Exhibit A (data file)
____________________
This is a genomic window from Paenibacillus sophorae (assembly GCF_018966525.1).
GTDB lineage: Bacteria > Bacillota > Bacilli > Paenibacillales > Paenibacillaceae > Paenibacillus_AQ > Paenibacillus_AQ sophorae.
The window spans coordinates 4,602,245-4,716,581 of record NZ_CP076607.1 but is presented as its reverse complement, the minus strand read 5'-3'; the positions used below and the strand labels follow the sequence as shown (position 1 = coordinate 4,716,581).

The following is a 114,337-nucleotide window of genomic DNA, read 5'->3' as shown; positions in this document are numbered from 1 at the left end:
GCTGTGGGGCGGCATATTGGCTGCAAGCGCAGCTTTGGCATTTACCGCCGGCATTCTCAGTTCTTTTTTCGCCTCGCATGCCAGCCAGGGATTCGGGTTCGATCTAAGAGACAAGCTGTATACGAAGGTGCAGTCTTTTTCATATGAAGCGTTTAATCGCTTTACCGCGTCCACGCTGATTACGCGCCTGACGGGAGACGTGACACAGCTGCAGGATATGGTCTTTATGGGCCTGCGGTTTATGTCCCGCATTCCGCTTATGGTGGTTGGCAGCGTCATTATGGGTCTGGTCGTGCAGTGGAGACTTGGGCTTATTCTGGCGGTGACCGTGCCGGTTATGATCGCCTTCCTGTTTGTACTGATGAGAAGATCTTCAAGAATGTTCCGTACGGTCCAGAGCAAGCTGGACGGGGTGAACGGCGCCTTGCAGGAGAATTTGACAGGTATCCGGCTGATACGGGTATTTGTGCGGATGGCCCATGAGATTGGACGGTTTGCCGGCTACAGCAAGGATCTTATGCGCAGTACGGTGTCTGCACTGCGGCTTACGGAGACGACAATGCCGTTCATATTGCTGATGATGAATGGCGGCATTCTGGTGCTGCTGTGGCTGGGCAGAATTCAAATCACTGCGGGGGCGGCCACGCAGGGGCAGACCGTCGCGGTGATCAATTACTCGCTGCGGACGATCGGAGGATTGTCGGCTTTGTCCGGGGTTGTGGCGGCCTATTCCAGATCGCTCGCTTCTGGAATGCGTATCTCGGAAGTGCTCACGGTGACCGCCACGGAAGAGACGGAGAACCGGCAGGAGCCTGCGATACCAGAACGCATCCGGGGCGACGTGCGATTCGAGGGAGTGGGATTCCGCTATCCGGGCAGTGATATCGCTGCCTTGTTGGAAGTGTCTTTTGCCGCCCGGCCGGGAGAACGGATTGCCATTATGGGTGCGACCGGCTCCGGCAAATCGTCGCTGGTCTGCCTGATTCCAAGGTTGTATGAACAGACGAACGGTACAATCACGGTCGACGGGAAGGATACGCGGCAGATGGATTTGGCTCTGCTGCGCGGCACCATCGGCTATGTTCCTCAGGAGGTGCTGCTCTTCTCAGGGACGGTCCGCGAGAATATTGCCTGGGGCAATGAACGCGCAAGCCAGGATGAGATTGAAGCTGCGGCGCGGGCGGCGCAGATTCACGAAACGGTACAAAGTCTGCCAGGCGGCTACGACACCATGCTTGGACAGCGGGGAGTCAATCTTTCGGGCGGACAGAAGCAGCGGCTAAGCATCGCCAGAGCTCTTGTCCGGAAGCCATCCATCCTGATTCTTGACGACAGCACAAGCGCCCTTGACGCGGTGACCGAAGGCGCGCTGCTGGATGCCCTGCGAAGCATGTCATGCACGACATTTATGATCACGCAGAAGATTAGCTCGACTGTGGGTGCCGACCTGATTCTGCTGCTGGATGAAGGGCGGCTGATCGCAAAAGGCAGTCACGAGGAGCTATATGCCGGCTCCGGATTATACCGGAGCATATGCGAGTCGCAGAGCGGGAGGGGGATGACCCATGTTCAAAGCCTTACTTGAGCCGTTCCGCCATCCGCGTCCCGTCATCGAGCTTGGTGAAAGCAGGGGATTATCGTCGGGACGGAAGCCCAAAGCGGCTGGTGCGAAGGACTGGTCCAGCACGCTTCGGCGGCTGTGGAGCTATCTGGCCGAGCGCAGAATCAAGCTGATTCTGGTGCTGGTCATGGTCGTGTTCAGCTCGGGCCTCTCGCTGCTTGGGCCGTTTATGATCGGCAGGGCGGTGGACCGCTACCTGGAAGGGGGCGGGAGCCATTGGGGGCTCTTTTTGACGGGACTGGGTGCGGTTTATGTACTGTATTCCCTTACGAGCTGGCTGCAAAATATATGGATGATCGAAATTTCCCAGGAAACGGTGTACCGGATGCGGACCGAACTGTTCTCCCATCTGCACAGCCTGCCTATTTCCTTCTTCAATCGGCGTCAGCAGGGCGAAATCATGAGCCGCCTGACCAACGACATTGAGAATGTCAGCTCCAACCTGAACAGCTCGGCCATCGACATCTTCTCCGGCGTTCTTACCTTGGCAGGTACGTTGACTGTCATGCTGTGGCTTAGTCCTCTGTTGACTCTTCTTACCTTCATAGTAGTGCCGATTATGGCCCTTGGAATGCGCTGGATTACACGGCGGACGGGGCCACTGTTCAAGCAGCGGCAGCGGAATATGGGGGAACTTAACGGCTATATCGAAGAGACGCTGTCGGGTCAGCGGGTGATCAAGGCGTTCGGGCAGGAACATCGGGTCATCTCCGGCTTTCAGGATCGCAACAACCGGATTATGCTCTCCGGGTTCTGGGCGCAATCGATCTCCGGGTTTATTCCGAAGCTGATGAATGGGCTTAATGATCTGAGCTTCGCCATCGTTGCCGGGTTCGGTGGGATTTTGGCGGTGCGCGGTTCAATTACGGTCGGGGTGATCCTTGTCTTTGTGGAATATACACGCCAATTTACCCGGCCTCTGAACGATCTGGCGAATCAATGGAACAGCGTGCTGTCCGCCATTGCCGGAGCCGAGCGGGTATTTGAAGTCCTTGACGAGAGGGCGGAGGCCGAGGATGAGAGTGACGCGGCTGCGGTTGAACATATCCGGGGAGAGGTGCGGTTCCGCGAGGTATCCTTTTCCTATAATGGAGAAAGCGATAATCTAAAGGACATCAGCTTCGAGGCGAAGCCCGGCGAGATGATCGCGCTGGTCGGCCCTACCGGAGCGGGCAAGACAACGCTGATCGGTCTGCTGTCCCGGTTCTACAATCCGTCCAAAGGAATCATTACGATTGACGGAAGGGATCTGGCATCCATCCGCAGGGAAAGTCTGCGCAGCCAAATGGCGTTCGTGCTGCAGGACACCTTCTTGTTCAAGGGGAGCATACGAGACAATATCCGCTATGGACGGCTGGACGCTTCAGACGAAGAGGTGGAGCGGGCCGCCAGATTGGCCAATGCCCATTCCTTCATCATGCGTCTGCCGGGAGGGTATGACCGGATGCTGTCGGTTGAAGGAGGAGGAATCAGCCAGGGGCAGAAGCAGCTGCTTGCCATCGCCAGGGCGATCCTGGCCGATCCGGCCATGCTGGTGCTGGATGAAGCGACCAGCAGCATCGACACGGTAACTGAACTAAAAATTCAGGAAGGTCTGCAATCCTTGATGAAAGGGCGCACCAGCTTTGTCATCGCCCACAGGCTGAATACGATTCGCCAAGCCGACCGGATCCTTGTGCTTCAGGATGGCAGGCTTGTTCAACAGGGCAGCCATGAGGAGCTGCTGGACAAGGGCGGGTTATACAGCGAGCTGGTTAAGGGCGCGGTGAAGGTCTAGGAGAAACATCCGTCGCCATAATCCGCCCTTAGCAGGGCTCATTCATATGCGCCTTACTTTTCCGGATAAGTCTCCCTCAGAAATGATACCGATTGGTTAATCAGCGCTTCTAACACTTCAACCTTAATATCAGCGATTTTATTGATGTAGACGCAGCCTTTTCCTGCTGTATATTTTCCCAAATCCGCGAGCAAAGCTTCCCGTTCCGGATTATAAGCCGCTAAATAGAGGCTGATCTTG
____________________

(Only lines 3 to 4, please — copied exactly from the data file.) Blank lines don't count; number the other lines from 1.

The window spans coordinates 4,602,245-4,716,581 of record NZ_CP076607.1 but is presented as its reverse complement, the minus strand read 5'-3'; the positions used below and the strand labels follow the sequence as shown (position 1 = coordinate 4,716,581).

The following is a 114,337-nucleotide window of genomic DNA, read 5'->3' as shown; positions in this document are numbered from 1 at the left end: